- Ed Ruscha
- signed and dated 1967
- gunpowder on paper
- 19 by 24.1cm.; 7 1/2 by 9 1/2 in.
Graystone Fine Arts, San Francisco
Private Collection, USA
Sale: Sotheby’s, London, Contemporary Art Evening Auction, 12 February 2014, Lot 31
Acquired directly from the above by the present owner
Communication marks a primary concern for Ruscha and has been explored through numerous mediums and guises throughout his illustrious oeuvre. In 1966 Ruscha began to investigate the aesthetics of generic words and phrases by creating fantastical trompe l’oeil pictures that radically alter the traditional typeface and meaning of the depicted word. Isolated and viewed as an object rather than a word, Cherry is absolved of any associations with succulent red fruits and instead we are invited to wallow in the word’s hypnotic, parabolic curves and its smooth soft lines. Speaking of the graphic pleasure that text gives the artist, Ruscha recalled: “the words and all that are just the tail end of an ancient tradition that began with man scribbling on a cave wall. I'm observing that these words, which sometimes represent objects and meanings, are made up of these squiggly little forms we call an alphabet. It's another way of looking at things, that's all" (Ed Ruscha quoted in: Rachel Cooke, 'There's room for saying things in bright shiny colours’, The Guardian, September 2010, online resource).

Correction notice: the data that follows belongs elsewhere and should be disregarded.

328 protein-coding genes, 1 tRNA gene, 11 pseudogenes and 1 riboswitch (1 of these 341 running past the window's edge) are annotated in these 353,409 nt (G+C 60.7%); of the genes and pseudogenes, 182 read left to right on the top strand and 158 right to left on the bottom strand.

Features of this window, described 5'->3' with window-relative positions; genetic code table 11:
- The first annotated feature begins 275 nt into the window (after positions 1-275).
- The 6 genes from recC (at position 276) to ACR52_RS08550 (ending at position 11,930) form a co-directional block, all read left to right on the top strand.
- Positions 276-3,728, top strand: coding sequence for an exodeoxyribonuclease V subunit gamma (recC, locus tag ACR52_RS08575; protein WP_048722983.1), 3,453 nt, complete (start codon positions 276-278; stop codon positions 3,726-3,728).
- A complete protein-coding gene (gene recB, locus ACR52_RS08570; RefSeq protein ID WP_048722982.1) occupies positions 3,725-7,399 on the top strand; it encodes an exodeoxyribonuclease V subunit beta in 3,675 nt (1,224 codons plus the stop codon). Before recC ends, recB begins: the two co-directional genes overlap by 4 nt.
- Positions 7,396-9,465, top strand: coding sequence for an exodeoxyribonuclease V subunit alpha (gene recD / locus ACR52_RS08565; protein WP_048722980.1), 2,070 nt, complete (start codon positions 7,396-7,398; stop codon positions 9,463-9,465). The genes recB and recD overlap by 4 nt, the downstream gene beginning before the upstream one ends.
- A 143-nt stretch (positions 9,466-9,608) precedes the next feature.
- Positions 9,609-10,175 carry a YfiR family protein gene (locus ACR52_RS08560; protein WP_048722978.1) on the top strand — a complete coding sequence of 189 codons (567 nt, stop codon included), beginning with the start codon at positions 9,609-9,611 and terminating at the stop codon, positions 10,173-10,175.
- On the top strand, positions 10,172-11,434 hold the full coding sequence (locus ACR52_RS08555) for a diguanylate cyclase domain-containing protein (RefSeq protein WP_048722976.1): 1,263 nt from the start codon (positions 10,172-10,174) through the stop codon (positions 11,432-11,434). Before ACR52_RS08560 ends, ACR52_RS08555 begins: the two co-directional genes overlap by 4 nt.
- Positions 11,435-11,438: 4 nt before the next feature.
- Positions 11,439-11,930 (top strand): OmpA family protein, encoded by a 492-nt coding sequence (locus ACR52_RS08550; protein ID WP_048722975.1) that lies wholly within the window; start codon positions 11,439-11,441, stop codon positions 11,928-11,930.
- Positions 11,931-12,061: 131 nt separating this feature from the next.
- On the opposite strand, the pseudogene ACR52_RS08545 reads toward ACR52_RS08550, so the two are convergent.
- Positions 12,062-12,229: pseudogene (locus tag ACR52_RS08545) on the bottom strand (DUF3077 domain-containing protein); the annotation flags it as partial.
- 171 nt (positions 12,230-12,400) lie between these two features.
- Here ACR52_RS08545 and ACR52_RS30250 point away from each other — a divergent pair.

To create the mesmeric surface of Cherry, Ruscha did away with the unwieldly medium of graphite in favour of something altogether more manageable and easily correctable: gunpowder. Intrigued by the possibilities offered by alternative materials, and seeking to transcend the limitations imposed by traditional painting, in the late 60s Ruscha experimented with a whole host of materials ranging from egg yolk, turpentine, beer to salad dressing and gunpowder. Gunpowder was to prove the most successful of these unusual mediums. It was initially unearthed as a possible material when the artist soaked gunpowder pellets in water to remove their salts, leaving behind a warm charcoal-like mist of pigment. In the present work, Ruscha has rubbed this fine dry powder onto rag paper with a cotton bud in a fastidious manner, applying layer upon layer to achieve the wonderfully rich and creamy depth of black that is visible in the top left hand corner. The intriguing nuances of shade that this medium permitted is perhaps best exercised in the virtuoso shading of the letters, creating a word that appears to have been sculpted by light itself. Perfectly summating the importance of this extraordinary artistic innovation, Margit Rowell concludes: “these gunpowder drawings are quintessential examples of Ruscha’s singular manner of seeing as it had matured through the late 1960s… Ruscha’s translation of an abstract idea into a material but imaginary image through a controlled, invisible execution endows these works with a mysterious, uncanny atmosphere” (Margit Rowell, ‘Cotton Puffs, Q-Tips Smoke and Mirrors’, in: Exhibition Catalogue, New York, Whitney Museum of American Art, (and travelling), Cotton Puffs, Q-Tips, Smoke and Mirrors: The Drawings of Ed Ruscha, 2004-05, p. 17). Utterly pioneering and endlessly engaging, Cherry is one of Ruscha’s finest gunpowder drawings.